Solar development in Illinois requires a portfolio of cooperative energy policies

25 May 2016 12:19 PM | Anonymous

The Illinois Solar Energy Association (ISEA), the state’s leading voice for solar energy businesses and customers for more than 40 years, contends that while fixing the state’s broken renewable portfolio standard (RPS) is crucial to ensuring Illinois does not lose much needed new solar jobs and investments to other Midwestern states, other pieces of ComEd/Exelon’s recently introduced energy bill would significantly hamper solar growth in the state.


Lesley McCain, ISEA’s Executive Director maintains that the confusing, complicated demand charges, that ComEd and Exelon propose in the “Next Generation Power Plan”, will harm rooftop solar’s growth. These nationally unprecedented charges mean that consumers will not only be charged for the amount of energy they use, but they will also incur an additional charge based on their highest period of usage in the month. 


To avoid paying high demand charges Illinois consumers will need to closely monitor their electric use each and every month and limit using numerous appliances simultaneously. Solar owners and energy efficient customers are likely to see their electric bills unfairly increase as demand charges penalize customers who use little energy based on infrequent usage spikes.


In addition, ComEd and Exelon are also proposing to greatly reduce net metering the current stable method that reimburses solar owners for the excess power they generate.


Currently solar owners receive credit on their power bills for the surplus energy they produce at the same rate that they are charged for it.  This excess electricity is then delivered to other customers on the electric grid who pay that same retail rate.  This net metering structure helps customers recoup the cost of installing solar systems. The proposed legislation will reduce the amount that solar homeowners are reimbursed for the electricity that they produce from the retail rate to the lower wholesale rate. This proposed change will extend the solar payback period and reduce the return on investment.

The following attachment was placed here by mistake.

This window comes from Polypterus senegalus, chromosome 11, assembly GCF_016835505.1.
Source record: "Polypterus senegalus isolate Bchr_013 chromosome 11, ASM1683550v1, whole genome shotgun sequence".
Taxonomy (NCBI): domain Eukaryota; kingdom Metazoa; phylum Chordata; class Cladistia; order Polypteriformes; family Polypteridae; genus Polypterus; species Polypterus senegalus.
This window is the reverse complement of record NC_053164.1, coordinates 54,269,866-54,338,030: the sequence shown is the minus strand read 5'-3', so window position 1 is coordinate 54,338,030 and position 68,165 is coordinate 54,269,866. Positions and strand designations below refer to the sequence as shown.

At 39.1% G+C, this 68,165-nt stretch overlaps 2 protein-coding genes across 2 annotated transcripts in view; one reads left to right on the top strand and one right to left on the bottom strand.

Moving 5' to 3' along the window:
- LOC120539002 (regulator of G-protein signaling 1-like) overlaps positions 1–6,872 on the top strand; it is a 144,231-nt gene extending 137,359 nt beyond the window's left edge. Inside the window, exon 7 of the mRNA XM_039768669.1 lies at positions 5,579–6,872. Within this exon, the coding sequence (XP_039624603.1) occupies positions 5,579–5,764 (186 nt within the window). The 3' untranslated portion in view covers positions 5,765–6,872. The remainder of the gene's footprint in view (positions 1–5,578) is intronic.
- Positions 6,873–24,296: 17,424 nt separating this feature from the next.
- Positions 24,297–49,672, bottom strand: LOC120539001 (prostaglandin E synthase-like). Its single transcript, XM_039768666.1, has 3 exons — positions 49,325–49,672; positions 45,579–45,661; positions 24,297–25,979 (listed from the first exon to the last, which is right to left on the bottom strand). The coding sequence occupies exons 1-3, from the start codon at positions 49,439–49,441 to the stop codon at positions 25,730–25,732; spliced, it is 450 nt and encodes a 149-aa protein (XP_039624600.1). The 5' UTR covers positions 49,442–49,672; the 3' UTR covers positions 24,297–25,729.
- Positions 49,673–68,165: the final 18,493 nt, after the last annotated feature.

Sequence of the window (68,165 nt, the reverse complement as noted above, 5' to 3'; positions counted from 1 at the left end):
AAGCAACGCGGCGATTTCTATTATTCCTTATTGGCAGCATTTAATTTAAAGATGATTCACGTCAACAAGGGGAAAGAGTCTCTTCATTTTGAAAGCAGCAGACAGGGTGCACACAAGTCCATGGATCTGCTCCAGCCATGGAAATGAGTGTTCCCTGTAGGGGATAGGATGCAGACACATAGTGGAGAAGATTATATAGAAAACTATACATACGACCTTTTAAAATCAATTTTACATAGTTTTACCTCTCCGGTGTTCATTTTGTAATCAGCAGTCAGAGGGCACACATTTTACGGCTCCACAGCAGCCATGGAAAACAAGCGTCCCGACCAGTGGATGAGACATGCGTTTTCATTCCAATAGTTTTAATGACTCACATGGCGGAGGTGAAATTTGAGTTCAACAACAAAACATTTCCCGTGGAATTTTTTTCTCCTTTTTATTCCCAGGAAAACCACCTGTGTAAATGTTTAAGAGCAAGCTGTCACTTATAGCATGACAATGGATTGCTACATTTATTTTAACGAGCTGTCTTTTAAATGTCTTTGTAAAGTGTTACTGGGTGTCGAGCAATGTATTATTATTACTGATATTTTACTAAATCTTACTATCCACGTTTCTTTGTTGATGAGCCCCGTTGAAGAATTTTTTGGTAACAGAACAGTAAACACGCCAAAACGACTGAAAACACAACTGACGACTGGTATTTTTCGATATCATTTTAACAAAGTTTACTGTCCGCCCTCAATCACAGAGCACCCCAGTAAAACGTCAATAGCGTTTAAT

McCain states that “In order to benefit from the burgeoning clean energy economy, Illinois needs a package of clean energy policies that work together.  We cannot have one policy that encourages growth and others meant to suppress it.  These mixed signals will keep Illinois from enjoying the economic benefits that other states economies are already benefitting from”.


For a brief audio policy update on the benefits of net metering to the grid, click here.

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